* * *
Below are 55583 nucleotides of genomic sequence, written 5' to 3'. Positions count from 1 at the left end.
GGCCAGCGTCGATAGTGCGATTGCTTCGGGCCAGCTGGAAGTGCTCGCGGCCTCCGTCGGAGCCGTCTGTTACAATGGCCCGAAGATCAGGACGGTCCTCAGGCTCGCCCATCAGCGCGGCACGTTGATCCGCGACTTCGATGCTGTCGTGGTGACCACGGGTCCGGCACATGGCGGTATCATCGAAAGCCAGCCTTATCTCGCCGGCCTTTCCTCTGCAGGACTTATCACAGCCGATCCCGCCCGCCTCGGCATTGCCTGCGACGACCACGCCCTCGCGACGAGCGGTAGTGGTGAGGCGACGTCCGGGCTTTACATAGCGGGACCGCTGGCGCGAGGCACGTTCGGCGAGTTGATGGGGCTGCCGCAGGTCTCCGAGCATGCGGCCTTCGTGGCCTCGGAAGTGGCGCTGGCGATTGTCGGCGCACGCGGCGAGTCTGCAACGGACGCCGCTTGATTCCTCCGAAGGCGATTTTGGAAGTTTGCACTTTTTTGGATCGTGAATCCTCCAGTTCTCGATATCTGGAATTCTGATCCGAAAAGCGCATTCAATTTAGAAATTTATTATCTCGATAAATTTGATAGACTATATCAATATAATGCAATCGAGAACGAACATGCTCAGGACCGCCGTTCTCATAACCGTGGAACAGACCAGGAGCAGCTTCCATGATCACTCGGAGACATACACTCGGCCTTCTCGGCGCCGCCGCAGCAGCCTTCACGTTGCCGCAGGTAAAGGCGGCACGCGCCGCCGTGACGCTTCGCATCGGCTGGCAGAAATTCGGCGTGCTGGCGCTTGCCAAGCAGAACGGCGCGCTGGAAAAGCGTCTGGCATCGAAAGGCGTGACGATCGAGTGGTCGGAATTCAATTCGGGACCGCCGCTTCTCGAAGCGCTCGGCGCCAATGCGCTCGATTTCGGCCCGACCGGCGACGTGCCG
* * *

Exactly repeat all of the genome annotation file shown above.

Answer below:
Below are 55583 nucleotides of genomic sequence, written 5' to 3'. Positions count from 1 at the left end.
GGCCAGCGTCGATAGTGCGATTGCTTCGGGCCAGCTGGAAGTGCTCGCGGCCTCCGTCGGAGCCGTCTGTTACAATGGCCCGAAGATCAGGACGGTCCTCAGGCTCGCCCATCAGCGCGGCACGTTGATCCGCGACTTCGATGCTGTCGTGGTGACCACGGGTCCGGCACATGGCGGTATCATCGAAAGCCAGCCTTATCTCGCCGGCCTTTCCTCTGCAGGACTTATCACAGCCGATCCCGCCCGCCTCGGCATTGCCTGCGACGACCACGCCCTCGCGACGAGCGGTAGTGGTGAGGCGACGTCCGGGCTTTACATAGCGGGACCGCTGGCGCGAGGCACGTTCGGCGAGTTGATGGGGCTGCCGCAGGTCTCCGAGCATGCGGCCTTCGTGGCCTCGGAAGTGGCGCTGGCGATTGTCGGCGCACGCGGCGAGTCTGCAACGGACGCCGCTTGATTCCTCCGAAGGCGATTTTGGAAGTTTGCACTTTTTTGGATCGTGAATCCTCCAGTTCTCGATATCTGGAATTCTGATCCGAAAAGCGCATTCAATTTAGAAATTTATTATCTCGATAAATTTGATAGACTATATCAATATAATGCAATCGAGAACGAACATGCTCAGGACCGCCGTTCTCATAACCGTGGAACAGACCAGGAGCAGCTTCCATGATCACTCGGAGACATACACTCGGCCTTCTCGGCGCCGCCGCAGCAGCCTTCACGTTGCCGCAGGTAAAGGCGGCACGCGCCGCCGTGACGCTTCGCATCGGCTGGCAGAAATTCGGCGTGCTGGCGCTTGCCAAGCAGAACGGCGCGCTGGAAAAGCGTCTGGCATCGAAAGGCGTGACGATCGAGTGGTCGGAATTCAATTCGGGACCGCCGCTTCTCGAAGCGCTCGGCGCCAATGCGCTCGATTTCGGCCCGACCGGCGACGTGCCG